New research from Public Health Ontario (PHO) and the Institute for Clinical Evaluative Sciences (ICES) suggests that whooping cough cases in Ontario are happening much more frequently than previously known, reinforcing the importance of up-to-date vaccinations to protect against illness and the spread of disease.
Whooping cough (formally known as pertussis) is a highly contagious respiratory tract infection. In many people, it's characterized by a severe hacking cough followed by an sharp intake of breath that sounds like "whoop." Many people, though, don't develop the whoop; sometimes, a persistent hacking cough is the only sign that someone has the illness. In the case of infants, they may not cough at all; instead, they may struggle to breathe, or they may even temporarily stop breathing. Infants are most at risk for serious complications from whooping cough. Deaths associated with whooping cough are rare. When deaths do occur, however, they are most commonly seen among infants, especially those who are too young to be immunized against the disease.
While whooping cough is required to be reported to public health in Ontario, a new study, published in the May 2 issue of PLOS ONE, suggests that the incidence of illness is significantly under-reported. The researchers compared and cross-referenced three different datasets in Ontario -- public health reportable disease surveillance data, public health laboratory data, and OHIP data housed at ICES -- and found that the estimated total number of cases among infants was almost double, from 545 recorded cases to an estimated 924 cases. The datasets include the period for 2009 to 2015.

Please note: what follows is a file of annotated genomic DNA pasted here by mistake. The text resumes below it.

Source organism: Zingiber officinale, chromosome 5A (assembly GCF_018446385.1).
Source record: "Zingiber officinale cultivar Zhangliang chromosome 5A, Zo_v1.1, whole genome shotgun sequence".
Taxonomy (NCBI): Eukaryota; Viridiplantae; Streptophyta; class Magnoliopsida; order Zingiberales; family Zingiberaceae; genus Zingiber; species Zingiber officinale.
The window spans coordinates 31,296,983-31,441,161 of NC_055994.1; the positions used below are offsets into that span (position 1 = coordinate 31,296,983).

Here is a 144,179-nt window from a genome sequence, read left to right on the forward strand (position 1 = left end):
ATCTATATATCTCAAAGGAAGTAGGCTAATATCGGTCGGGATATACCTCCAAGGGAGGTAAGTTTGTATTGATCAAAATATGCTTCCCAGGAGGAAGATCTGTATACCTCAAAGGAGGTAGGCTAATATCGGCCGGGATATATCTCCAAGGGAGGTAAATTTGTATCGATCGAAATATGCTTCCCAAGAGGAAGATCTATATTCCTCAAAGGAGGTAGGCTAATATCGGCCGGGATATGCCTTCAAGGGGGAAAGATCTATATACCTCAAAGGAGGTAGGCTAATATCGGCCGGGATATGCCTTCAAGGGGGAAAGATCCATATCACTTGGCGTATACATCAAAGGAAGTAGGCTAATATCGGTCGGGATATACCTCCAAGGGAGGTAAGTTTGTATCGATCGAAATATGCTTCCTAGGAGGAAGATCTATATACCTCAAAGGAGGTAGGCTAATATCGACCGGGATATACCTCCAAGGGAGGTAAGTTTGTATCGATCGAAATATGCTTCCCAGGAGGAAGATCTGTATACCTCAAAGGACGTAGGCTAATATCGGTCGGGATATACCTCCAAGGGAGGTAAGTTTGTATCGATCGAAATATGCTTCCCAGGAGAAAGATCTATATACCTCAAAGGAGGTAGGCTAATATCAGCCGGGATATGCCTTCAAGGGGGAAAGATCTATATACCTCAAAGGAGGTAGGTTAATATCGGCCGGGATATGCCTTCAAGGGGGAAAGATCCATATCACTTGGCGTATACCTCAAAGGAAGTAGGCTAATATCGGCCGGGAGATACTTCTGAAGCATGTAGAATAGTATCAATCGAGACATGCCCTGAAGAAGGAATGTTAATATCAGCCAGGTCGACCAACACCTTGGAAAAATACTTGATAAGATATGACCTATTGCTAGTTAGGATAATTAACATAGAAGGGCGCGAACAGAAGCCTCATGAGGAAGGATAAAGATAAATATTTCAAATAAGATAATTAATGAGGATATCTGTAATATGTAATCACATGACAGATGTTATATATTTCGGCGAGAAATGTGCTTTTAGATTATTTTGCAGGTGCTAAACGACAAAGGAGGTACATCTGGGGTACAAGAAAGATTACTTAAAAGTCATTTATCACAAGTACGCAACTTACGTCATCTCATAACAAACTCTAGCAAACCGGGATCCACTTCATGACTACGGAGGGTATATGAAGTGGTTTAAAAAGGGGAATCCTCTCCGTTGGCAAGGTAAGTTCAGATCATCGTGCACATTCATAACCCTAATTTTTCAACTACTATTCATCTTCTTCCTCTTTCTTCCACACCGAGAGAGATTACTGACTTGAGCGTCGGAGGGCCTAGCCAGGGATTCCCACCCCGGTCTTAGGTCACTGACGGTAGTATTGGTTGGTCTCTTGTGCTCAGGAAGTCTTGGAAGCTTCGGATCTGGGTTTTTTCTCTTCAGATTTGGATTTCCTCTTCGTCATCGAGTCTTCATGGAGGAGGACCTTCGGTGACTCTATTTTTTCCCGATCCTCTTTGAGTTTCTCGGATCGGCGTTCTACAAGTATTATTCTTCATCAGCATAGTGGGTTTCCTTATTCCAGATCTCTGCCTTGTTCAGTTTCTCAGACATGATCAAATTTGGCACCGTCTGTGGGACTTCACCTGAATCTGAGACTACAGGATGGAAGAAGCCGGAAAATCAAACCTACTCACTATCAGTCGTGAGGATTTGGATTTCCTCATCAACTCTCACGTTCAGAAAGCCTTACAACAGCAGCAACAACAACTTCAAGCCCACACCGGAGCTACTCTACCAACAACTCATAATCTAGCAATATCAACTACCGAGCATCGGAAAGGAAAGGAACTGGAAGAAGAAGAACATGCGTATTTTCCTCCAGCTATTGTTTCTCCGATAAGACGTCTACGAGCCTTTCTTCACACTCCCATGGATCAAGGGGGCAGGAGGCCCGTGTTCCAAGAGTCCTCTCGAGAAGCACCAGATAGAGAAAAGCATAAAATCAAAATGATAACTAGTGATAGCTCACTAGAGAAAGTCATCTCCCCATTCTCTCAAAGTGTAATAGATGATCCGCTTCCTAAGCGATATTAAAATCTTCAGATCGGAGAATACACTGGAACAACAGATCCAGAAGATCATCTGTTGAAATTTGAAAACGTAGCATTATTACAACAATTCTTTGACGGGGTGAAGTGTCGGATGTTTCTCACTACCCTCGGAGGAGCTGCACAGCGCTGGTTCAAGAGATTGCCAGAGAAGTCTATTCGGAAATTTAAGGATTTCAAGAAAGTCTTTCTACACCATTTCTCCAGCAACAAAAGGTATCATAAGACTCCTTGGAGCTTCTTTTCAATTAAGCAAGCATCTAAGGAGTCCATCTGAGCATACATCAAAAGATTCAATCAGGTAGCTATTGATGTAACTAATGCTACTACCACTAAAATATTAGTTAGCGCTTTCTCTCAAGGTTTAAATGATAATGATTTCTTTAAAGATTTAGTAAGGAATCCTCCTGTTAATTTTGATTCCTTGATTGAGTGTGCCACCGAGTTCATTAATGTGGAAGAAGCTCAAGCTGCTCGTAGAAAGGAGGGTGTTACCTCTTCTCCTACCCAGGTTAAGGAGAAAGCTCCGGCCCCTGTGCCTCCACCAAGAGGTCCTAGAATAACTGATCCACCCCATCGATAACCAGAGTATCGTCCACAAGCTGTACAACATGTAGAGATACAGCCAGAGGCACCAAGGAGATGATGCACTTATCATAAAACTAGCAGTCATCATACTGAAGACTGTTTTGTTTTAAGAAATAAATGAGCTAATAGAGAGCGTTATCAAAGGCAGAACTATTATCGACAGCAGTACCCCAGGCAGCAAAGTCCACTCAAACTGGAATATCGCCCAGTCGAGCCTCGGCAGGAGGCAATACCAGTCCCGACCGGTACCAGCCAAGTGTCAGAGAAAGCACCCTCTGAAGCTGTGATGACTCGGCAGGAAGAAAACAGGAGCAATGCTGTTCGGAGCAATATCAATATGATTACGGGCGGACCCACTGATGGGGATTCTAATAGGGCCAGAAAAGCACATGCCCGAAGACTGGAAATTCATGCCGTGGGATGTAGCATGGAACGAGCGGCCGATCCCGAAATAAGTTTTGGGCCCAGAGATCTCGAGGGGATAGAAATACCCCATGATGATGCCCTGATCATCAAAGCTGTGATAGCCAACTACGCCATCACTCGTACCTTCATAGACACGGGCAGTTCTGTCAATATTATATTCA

For those aged one year and older, estimated total of whooping cough cases was nearly eight times the number actually reported (12,883 estimated cases vs. 1,665 cases reported to public health).
One of the main drivers of the under-reporting is the variability of physicians recognizing and reporting the illness to public health, note the researchers.
"These numbers clearly show that whooping cough is much more prevalent in the community than we realized, making the risks of people catching and spreading the disease higher," notes Dr. Natasha Crowcroft, chief of applied immunization research and evaluation at PHO and lead author of the paper. "Whooping cough is a vaccine-preventable disease, and these research findings reinforce the need for people to make sure their immunizations are up-to-date to limit potential infection and spread. This is particularly important for people who care for or are in contact with young infants."
Ensuring that immunizations are up-to-date are one way to control future outbreaks, says Dr. Crowcroft. In addition, better surveillance data to capture the true incidence of whooping cough in the province can help enable evidence-based decisions when it comes to timing and frequency of immunizations.
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